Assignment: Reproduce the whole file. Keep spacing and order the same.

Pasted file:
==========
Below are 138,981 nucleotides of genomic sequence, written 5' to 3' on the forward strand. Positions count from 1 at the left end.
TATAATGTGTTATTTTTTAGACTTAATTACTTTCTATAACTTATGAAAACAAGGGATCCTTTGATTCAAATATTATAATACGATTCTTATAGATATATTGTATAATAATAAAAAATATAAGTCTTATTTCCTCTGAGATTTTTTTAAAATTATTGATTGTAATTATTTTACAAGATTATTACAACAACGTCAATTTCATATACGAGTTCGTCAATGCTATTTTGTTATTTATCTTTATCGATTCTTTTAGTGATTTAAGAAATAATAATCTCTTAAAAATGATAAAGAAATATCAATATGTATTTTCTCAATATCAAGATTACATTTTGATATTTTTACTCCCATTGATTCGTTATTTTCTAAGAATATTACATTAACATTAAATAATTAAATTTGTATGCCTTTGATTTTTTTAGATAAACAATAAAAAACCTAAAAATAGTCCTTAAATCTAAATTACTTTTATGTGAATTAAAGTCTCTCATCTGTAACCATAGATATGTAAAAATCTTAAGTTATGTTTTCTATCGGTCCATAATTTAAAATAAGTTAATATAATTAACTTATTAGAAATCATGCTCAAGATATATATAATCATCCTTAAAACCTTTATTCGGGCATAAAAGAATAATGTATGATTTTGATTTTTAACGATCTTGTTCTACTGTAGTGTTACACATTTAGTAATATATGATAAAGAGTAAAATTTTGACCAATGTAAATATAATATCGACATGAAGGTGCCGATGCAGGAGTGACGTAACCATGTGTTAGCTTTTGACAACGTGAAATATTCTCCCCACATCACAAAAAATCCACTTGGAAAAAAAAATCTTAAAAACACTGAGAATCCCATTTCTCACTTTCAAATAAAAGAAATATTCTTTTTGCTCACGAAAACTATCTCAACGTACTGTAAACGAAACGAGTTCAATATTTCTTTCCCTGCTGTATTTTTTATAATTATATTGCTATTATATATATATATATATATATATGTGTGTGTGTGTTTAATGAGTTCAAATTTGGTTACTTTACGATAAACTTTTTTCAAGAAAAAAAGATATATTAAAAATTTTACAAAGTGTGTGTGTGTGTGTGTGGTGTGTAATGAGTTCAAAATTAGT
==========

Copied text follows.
Below are 138,981 nucleotides of genomic sequence, written 5' to 3' on the forward strand. Positions count from 1 at the left end.
TATAATGTGTTATTTTTTAGACTTAATTACTTTCTATAACTTATGAAAACAAGGGATCCTTTGATTCAAATATTATAATACGATTCTTATAGATATATTGTATAATAATAAAAAATATAAGTCTTATTTCCTCTGAGATTTTTTTAAAATTATTGATTGTAATTATTTTACAAGATTATTACAACAACGTCAATTTCATATACGAGTTCGTCAATGCTATTTTGTTATTTATCTTTATCGATTCTTTTAGTGATTTAAGAAATAATAATCTCTTAAAAATGATAAAGAAATATCAATATGTATTTTCTCAATATCAAGATTACATTTTGATATTTTTACTCCCATTGATTCGTTATTTTCTAAGAATATTACATTAACATTAAATAATTAAATTTGTATGCCTTTGATTTTTTTAGATAAACAATAAAAAACCTAAAAATAGTCCTTAAATCTAAATTACTTTTATGTGAATTAAAGTCTCTCATCTGTAACCATAGATATGTAAAAATCTTAAGTTATGTTTTCTATCGGTCCATAATTTAAAATAAGTTAATATAATTAACTTATTAGAAATCATGCTCAAGATATATATAATCATCCTTAAAACCTTTATTCGGGCATAAAAGAATAATGTATGATTTTGATTTTTAACGATCTTGTTCTACTGTAGTGTTACACATTTAGTAATATATGATAAAGAGTAAAATTTTGACCAATGTAAATATAATATCGACATGAAGGTGCCGATGCAGGAGTGACGTAACCATGTGTTAGCTTTTGACAACGTGAAATATTCTCCCCACATCACAAAAAATCCACTTGGAAAAAAAAATCTTAAAAACACTGAGAATCCCATTTCTCACTTTCAAATAAAAGAAATATTCTTTTTGCTCACGAAAACTATCTCAACGTACTGTAAACGAAACGAGTTCAATATTTCTTTCCCTGCTGTATTTTTTATAATTATATTGCTATTATATATATATATATATATATATGTGTGTGTGTGTTTAATGAGTTCAAATTTGGTTACTTTACGATAAACTTTTTTCAAGAAAAAAAGATATATTAAAAATTTTACAAAGTGTGTGTGTGTGTGTGTGGTGTGTAATGAGTTCAAAATTAGT